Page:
Reports of e-cig battery explosions have become far and fewer in between, however the researchers of the current paper believe in the need for a thorough review of these cases, in order to educate the public about battery safety. The review titled, “Burn injuries caused by e-cigarette explosions: A systematic review of published cases,” looked through CINAHL and PubMed, for such documented cases using keywords such as electronic cigarette, e-cigarette, vape, etc. together with the term ‘explosion’.
Most vapes are powered by 18650-style batteries, which can vary in chemistries and voltages. Therefore vapers should only use batteries recommended by the manufacturer.
Peer-reviewed articles were selected if they were written in English and described case reports of burn injuries. They were then categorized by demographics, location of the e-cigarette explosion, burned body areas, types of burns, total body surface area of burns, the need for skin grafting, and the length of hospital stay.
A total of thirty-one articles, reporting a combined total of 164 cases were selected. The compiled data found that most patients (90%) were males aged between 20 to 29 years. The majority of cases (65%) reported e-cigarettes explosions in users’ pockets, in comparison to explosions in the face or hand.
The most commonly injured areas included the thigh, hand, genitals, and face, and in 35% of the cases the burn severity was a second-degree burns or a combination of second-degree and third-degree burns (20%). A total of 48 patients required skin grafting, and 19 required a median hospital stay of 5 days.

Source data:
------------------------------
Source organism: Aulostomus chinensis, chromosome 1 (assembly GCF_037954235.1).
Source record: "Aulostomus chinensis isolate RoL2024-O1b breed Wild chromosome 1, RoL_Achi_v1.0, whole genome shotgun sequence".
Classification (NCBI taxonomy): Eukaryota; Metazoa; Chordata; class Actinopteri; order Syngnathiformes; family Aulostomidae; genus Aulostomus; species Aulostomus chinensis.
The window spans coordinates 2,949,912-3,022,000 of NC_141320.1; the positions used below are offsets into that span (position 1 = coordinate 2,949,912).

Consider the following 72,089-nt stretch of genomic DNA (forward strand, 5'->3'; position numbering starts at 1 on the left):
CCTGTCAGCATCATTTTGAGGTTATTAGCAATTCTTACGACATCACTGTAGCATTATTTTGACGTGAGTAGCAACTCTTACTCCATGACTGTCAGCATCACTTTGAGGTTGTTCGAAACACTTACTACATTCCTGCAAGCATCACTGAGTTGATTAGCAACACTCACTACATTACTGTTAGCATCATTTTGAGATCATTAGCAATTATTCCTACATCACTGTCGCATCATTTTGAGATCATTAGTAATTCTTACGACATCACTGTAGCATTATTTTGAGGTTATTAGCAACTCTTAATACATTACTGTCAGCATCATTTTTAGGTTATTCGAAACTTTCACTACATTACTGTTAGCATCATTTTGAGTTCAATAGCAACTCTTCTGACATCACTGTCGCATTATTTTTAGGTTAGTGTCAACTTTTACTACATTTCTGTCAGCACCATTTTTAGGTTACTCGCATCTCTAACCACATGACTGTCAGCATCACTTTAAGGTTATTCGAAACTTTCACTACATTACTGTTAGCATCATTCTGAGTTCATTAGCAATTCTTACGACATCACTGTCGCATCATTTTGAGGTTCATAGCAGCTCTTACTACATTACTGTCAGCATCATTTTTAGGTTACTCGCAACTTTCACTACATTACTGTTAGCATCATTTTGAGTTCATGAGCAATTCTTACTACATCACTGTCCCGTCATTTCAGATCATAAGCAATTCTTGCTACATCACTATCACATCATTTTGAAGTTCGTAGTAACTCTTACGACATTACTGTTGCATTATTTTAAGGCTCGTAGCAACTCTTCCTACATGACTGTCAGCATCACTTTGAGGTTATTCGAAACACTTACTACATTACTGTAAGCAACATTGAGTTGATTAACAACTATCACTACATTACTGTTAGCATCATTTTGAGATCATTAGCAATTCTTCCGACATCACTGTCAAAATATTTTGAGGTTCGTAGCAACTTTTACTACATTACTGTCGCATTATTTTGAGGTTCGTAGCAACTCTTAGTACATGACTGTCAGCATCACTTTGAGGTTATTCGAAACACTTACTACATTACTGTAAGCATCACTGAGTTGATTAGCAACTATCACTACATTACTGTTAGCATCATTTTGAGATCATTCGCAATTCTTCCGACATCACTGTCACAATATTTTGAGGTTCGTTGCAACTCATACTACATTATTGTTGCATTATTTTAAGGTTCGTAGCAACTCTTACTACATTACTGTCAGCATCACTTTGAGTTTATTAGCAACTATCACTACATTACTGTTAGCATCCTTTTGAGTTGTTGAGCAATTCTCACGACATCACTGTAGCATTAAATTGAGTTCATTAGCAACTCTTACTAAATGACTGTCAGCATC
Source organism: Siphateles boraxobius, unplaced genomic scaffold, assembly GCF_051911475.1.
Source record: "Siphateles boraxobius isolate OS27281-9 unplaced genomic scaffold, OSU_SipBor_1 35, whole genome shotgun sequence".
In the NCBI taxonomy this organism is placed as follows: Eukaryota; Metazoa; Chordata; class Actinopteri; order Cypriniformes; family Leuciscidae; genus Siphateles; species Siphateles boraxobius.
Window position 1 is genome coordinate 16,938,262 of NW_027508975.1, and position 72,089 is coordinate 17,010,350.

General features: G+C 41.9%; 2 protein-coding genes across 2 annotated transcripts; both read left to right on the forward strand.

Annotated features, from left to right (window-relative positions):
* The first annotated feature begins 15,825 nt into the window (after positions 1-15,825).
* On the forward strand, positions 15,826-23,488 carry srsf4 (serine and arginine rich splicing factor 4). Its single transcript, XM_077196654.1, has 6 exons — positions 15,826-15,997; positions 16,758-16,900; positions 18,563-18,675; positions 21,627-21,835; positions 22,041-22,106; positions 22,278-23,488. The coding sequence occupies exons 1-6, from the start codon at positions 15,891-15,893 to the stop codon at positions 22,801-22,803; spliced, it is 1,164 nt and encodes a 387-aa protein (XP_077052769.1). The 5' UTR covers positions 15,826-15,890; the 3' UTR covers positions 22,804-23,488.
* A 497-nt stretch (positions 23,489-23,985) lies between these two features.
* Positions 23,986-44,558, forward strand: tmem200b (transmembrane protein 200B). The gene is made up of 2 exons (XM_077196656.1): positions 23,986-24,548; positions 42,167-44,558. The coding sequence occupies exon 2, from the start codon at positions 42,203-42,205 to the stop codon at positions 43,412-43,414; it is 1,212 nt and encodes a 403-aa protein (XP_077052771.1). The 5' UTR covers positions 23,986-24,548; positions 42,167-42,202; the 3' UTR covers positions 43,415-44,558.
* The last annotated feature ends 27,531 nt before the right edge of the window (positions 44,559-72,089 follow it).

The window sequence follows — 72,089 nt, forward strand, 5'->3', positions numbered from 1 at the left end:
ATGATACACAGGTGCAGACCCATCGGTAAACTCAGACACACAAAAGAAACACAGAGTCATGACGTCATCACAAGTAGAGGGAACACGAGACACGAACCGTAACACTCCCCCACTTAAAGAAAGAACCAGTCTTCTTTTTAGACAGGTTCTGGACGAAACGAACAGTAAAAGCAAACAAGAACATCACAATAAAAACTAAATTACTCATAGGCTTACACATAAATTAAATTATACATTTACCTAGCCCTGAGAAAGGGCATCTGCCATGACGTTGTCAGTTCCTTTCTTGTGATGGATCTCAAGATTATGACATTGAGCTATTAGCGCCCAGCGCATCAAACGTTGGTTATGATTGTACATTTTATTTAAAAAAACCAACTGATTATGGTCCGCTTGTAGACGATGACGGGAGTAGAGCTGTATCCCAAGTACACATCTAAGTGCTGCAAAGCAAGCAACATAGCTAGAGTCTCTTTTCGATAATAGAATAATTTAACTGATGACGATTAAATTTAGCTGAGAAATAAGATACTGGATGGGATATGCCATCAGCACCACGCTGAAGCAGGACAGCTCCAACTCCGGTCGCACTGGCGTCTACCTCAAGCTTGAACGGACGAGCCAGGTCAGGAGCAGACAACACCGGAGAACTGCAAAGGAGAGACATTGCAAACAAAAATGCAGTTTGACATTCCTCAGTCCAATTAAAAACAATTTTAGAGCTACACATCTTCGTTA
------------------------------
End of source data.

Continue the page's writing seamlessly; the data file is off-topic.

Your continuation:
UK campaign promotes battery safety
Meanwhile in the UK, the OPSS together with the Chartered Trading Standards Institute (CTSI), has launched a campaign to promote battery safety. Most vapes and e-cigarettes are powered by 18650-style batteries, which are slightly larger than the common AA batteries. Since these can vary in chemistries and voltages, insists the campaign, vapers should only use batteries recommended by the manufacturer.
“There have been numerous reports of hazardous failure modes of the devices containing these batteries, resulting in serious injury and also death,” said product safety lead officer at CTSI Mark Gardiner. “Where products are supplied with the battery already installed, the manufacturer of this device has generally added a battery management system to ensure safe charging and discharging.”
London fire brigade fights an average of 24 battery-related fires a week
The London Fire Brigade is said to attend to approximately 24 fires per week caused by batteries, chargers and so forth, and both the London Fire Brigade and OPSS have said that e-cigarettes should not be left to charge overnight. Additionally added the entities, e-cig batteries should be protected from extreme temperatures, and the devices should be unplugged once fully charged, while spare batteries should be stowed away from metal items.
“Problems can arise when an unsuitable battery is used either by the retailer or when the consumer puts in a replacement, with many consumers seeking a battery which is either the cheapest available or holds the maximum charge,” added Gardiner.